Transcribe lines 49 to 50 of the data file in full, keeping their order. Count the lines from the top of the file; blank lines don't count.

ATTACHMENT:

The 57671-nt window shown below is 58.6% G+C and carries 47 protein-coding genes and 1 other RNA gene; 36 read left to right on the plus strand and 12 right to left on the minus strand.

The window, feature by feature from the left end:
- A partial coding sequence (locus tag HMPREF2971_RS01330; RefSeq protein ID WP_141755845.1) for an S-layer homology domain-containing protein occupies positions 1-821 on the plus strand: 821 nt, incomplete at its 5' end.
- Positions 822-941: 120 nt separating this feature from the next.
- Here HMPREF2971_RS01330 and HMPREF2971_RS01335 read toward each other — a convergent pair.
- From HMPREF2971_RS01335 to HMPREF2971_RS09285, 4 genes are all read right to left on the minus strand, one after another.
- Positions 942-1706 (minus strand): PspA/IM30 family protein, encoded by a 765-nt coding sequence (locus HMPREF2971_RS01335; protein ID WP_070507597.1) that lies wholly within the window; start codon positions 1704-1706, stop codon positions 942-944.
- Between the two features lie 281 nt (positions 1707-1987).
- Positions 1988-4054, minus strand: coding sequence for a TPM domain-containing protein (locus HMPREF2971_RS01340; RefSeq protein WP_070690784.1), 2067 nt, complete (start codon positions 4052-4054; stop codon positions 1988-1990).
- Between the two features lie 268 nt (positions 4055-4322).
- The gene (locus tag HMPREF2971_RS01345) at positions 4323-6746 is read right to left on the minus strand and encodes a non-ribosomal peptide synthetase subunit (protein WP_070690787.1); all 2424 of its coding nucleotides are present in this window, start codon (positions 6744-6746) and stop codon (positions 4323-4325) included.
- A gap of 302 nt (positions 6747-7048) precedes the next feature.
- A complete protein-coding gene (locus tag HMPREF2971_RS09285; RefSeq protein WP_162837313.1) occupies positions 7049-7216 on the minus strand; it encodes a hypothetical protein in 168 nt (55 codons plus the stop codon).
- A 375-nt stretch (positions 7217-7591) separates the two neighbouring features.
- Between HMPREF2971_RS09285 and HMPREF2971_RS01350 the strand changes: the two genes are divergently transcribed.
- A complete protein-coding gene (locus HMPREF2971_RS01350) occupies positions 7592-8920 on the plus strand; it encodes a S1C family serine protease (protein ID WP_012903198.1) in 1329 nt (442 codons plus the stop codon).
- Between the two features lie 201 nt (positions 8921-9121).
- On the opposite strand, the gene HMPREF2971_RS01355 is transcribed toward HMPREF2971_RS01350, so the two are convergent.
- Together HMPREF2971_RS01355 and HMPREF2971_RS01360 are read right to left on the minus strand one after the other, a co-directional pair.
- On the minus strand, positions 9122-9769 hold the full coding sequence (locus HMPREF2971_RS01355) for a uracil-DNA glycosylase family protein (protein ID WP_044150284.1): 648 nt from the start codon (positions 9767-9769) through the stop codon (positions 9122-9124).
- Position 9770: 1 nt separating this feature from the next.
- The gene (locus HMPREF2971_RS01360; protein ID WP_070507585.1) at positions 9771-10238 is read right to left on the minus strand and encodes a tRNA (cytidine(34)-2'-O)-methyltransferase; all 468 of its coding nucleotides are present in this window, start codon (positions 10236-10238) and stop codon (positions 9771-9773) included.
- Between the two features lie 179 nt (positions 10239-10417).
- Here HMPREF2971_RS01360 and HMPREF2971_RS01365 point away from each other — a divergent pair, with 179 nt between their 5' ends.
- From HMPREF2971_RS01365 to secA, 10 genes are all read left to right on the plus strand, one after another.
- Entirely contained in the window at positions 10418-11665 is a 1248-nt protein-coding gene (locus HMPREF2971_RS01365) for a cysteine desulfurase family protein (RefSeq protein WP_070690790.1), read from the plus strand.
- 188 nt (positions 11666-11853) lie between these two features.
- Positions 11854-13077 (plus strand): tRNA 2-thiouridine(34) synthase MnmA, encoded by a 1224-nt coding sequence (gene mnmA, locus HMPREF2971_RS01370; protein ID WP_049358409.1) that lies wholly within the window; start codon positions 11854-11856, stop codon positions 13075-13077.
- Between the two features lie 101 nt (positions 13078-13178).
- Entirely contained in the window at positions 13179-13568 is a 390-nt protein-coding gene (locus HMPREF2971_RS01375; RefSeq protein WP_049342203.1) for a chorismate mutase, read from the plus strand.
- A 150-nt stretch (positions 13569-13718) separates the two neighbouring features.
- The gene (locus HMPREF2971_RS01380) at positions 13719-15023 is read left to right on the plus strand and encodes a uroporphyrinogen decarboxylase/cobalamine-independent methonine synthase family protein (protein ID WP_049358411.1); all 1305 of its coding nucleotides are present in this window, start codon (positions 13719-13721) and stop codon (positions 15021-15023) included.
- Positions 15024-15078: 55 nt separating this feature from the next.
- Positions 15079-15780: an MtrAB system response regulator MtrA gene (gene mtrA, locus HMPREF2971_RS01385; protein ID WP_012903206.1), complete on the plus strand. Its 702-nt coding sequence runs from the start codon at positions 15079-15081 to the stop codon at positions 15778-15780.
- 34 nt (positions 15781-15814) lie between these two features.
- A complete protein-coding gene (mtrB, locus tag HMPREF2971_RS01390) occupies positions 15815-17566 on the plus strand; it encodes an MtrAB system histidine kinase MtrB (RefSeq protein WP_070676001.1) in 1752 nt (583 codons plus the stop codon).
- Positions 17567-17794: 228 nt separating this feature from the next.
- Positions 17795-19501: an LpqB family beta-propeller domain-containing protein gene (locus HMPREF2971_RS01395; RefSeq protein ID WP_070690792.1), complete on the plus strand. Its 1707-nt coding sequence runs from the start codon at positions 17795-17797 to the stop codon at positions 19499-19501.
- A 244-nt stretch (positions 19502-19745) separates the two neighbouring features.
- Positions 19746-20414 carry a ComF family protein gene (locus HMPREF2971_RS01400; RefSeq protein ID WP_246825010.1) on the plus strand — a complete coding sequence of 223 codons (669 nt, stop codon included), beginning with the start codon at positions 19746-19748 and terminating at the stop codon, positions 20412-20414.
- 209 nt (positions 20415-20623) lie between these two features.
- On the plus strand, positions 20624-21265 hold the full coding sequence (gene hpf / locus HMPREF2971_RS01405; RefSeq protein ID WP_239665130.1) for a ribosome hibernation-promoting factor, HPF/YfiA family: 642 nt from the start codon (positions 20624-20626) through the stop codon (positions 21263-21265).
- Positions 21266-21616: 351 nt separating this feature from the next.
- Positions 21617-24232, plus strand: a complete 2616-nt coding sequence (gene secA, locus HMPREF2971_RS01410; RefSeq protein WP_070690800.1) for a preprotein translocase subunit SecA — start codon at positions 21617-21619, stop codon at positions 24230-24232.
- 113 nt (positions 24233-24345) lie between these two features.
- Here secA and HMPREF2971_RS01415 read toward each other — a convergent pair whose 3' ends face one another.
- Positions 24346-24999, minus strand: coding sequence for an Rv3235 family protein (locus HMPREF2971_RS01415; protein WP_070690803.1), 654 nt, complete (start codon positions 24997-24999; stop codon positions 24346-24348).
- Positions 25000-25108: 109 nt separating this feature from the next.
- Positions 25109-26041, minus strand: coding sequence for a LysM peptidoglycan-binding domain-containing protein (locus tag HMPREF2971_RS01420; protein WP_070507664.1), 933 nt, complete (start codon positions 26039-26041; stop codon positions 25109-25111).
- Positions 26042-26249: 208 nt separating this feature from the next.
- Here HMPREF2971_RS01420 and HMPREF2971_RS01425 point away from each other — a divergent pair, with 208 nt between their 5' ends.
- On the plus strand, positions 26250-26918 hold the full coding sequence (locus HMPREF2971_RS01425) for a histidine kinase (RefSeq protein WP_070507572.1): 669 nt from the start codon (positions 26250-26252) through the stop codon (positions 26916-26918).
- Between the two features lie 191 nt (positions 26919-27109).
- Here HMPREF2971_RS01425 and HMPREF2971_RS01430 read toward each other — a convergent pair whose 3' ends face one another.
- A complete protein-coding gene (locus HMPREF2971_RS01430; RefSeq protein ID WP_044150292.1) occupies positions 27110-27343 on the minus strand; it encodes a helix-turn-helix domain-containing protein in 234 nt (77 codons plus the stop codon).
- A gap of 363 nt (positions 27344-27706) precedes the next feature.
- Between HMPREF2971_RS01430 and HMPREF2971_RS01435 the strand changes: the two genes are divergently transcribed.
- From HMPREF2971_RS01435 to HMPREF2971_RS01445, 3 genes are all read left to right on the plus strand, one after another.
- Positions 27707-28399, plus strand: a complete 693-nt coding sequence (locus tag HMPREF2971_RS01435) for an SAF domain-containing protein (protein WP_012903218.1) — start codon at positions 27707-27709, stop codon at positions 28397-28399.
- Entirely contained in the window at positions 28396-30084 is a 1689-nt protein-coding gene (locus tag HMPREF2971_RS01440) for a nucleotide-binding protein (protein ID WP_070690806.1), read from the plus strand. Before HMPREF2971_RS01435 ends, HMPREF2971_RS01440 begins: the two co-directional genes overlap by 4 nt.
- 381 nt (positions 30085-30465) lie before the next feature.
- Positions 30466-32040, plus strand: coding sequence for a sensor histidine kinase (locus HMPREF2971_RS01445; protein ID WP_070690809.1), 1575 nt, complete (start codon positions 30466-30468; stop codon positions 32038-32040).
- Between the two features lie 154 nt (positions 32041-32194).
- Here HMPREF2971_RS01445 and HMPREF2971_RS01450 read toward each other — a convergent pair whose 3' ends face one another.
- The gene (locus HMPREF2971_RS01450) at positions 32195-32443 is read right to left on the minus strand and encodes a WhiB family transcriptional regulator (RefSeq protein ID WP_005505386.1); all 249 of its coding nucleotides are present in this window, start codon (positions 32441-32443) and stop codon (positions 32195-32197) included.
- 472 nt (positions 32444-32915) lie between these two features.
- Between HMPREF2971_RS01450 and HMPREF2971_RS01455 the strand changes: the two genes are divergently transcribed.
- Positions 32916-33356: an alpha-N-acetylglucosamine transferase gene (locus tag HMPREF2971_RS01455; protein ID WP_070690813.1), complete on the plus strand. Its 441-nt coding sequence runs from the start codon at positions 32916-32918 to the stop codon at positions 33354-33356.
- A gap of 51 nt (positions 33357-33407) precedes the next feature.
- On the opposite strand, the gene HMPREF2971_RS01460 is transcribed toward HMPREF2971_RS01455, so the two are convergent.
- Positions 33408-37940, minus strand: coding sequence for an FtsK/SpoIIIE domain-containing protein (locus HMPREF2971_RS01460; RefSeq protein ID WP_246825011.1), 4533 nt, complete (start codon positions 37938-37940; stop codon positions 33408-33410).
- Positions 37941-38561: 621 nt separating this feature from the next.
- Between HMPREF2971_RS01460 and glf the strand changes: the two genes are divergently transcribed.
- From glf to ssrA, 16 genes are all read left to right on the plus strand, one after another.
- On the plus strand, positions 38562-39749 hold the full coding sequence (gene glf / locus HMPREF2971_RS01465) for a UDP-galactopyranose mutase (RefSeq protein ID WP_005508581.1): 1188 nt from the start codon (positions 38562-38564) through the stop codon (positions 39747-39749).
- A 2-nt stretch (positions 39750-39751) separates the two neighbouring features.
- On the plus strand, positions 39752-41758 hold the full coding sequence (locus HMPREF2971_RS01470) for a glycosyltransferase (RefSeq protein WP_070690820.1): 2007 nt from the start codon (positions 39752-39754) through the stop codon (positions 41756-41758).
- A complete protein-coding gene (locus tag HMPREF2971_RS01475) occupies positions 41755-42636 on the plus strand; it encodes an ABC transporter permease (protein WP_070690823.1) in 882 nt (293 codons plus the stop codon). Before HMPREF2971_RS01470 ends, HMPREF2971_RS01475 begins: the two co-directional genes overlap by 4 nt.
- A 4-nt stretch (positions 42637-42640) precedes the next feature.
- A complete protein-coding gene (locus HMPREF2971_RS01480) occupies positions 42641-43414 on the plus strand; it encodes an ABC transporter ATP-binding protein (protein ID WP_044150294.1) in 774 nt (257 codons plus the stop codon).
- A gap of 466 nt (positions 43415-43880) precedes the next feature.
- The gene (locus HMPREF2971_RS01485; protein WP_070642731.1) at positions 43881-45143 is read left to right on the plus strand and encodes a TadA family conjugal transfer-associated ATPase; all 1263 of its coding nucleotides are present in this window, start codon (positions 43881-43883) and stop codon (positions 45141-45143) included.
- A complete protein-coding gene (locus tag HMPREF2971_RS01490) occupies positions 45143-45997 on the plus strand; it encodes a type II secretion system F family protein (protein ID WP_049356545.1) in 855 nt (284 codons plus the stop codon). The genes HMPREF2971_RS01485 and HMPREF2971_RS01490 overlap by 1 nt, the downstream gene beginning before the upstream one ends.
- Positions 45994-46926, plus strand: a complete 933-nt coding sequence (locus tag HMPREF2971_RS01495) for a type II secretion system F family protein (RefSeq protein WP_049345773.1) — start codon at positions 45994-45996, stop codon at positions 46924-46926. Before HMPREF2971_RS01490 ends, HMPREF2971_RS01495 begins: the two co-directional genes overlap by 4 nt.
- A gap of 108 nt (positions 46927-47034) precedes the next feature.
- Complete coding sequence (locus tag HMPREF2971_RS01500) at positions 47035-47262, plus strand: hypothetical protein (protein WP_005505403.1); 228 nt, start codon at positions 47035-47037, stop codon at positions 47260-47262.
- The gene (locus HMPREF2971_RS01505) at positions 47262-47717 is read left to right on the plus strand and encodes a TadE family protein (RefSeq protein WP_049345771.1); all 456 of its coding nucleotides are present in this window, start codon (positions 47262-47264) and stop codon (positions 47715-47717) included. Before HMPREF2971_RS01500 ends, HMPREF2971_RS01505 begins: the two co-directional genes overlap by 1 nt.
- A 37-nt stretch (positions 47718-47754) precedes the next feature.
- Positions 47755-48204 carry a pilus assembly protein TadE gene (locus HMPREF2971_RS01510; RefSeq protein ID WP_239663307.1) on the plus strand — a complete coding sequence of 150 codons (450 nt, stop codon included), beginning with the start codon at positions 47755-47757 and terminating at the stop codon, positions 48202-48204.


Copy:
- Positions 25109-26041, minus strand: coding sequence for a LysM peptidoglycan-binding domain-containing protein (locus tag HMPREF2971_RS01420; protein WP_070507664.1), 933 nt, complete (start codon positions 26039-26041; stop codon positions 25109-25111).
- Positions 26042-26249: 208 nt separating this feature from the next.